The aim of this study was to identify key governance issues that need to be addressed to facilitate the integration of mental health services into general health care in the six participating "Emerald" countries (Ethiopia, India, Nepal, Nigeria, South Africa, and Uganda). The study adopted a descriptive qualitative approach, using framework analysis. Purposive sampling was used to recruit a range of key informants, to ensure views were elicited on all the governance issues within the expanded framework. Key informants across the six countries included policy makers at the national level in the Department/Ministry of Health; provincial coordinators and planners in primary health care and mental health; and district-level managers of primary and mental health care services. A total of 141 key informants were interviewed across the six countries. Data were transcribed (and where necessary, translated into English) and analysed thematically using framework analysis, first at the country level, then synthesised at a cross-country level.
General principles requiring contextual adaptation regarding optimal policy related governance of health related rehabilitation in less resourced settings were developed from a literature review and realistic synthesis. A systematic review of literature published since 2003 was carried out. Multiple reviewers selected articles for inclusion in the realistic synthesis. A Delphi survey of expert stakeholders refined and triangulated findings from the realist synthesis. Context mechanism outcome pattern configurations (CMOCs) were identified from the literature and then developed into statements for the Delphi survey, whereby 18 expert stakeholders refined these statements to achieve consensus on recommendations for policy related governance of health related rehabilitation. Several broad principles emerged throughout formulation of recommendations: participation of persons with disabilities in policy processes; collection of disaggregated disability statistics; explicit promotion in policies of access to services for all subgroups of persons with disabilities and service-users; robust inter-sectoral coordination; and ‘institutionalising’ programmes.
This policy brief, prepared for the Open Working Group session on sustainable development, sets out key recommendations and key issues for inclusive governance, rule of law and peace and security for empowering persons with disabilities. When implementing development initiatives, it advocates that countries ensure inclusive governance and growth i.e. greater inclusion of persons with disabilities in political, social and economic needs, and the systematic inclusion of disability across all aspects of peace building and conflict management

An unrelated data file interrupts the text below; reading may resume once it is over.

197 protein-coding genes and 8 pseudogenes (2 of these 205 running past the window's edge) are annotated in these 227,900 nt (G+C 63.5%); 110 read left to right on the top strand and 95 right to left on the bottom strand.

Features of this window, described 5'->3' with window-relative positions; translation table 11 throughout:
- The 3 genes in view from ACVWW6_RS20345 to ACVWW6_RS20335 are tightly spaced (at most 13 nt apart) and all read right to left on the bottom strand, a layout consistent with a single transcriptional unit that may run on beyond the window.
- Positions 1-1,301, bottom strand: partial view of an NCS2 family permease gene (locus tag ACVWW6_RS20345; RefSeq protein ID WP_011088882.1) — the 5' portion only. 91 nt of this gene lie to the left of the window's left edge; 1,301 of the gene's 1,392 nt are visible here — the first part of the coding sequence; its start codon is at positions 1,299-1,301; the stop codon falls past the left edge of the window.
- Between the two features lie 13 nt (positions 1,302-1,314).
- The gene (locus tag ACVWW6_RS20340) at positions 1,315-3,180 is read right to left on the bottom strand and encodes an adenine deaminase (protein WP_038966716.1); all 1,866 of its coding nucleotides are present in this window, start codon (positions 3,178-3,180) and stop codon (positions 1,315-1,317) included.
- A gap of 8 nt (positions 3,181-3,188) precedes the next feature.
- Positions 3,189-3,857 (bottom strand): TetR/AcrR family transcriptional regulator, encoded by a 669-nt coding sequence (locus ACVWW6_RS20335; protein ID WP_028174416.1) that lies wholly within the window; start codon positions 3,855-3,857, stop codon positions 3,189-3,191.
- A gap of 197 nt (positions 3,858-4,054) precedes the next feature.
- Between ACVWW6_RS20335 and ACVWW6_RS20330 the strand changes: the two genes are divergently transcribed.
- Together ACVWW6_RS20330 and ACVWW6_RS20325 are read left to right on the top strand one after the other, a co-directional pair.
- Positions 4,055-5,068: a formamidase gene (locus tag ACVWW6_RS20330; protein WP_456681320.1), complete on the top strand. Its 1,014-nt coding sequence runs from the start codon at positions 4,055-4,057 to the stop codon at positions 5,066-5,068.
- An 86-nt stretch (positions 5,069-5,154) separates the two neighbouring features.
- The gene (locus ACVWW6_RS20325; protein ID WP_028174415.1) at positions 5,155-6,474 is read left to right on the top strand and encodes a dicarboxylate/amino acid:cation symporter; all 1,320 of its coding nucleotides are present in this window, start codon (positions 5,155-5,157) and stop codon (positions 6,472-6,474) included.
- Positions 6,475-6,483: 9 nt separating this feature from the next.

Post-2015 sustainable development goals Policy Brief
Through its disaster risk reduction (DRR) activities, the Food and Agriculture Organization of the United Nations (FAO) seeks to protect livelihoods from shocks, to make food production systems more resilient and more capable of absorbing the impact of, and recovering from, disruptive events. The FAO Disaster Risk Reduction for Food and Nutrition Security Framework Programme (DRR for FNS) serves to support and provide strategic direction, to FAO member countries and partners, for the implementation of Disaster Risk Reduction for Food and Nutrition Security programmes. The goal is to enhance the resilience of livelihoods against threats and emergencies to ensure the FNS of vulnerable farmers, fishers, herders, foresters and other at risk groups
“With the push towards decentralization, local governments are gradually emerging as development agents. Overarching development policies are shaped at a national level while public policies are devised and implemented at the local level by local authorities. This film showcases local stakeholders’ contribution to development. It aims to answer the question posed by many local government representatives: ‘How to make local development policies inclusive for all?’ ‘Making it INCLUSIVE’ means not only enabling the citizens to partake in consultation and decision-making processes, but also offering them equal access to services. Within this framework the most vulnerable groups, including people with disabilities, are treated on a par with others”
This review reflects the results of a global analysis undertaken by the United Nations Development Programme (UNDP) which examined the UNDP’s role in strengthening institutional and legislative systems for disaster risk management. The report identifies important factors, both enabling and constraining factors, for disaster risk management in establishing institutional and legislative systems in 19 different countries. It also identifies lessons learned and ways to improved UNDP’s assistance and implementation strategies for the establishment of more effective and sustainable systems in the future
"The report begins by reflecting on the experience of the UN system in supporting the implementation of the MDG framework. Building on the lessons learned, the report provides an assessment of the key development challenges to which the global development agenda should respond. It proposes a vision of people-centred, inclusive and sustainable development and initial ideas for possible contours of a post-2015 UN development agenda. It concludes by laying out a possible road map for the process of defining the agenda, including ways of bringing different voices of people around the world into the consultations"
"This document has been designed to provide some key principles of good governance that can aid decision making at board level in healthcare providers. The guide builds on previous best practice guidance whilst recognising the major impact of the current changes to the NHS architecture. It is intended to be of interest to existing NHS boards, emerging Clinical Commissioning Groups and Health and Wellbeing Boards and those responsible for managing governance systems and processes within healthcare"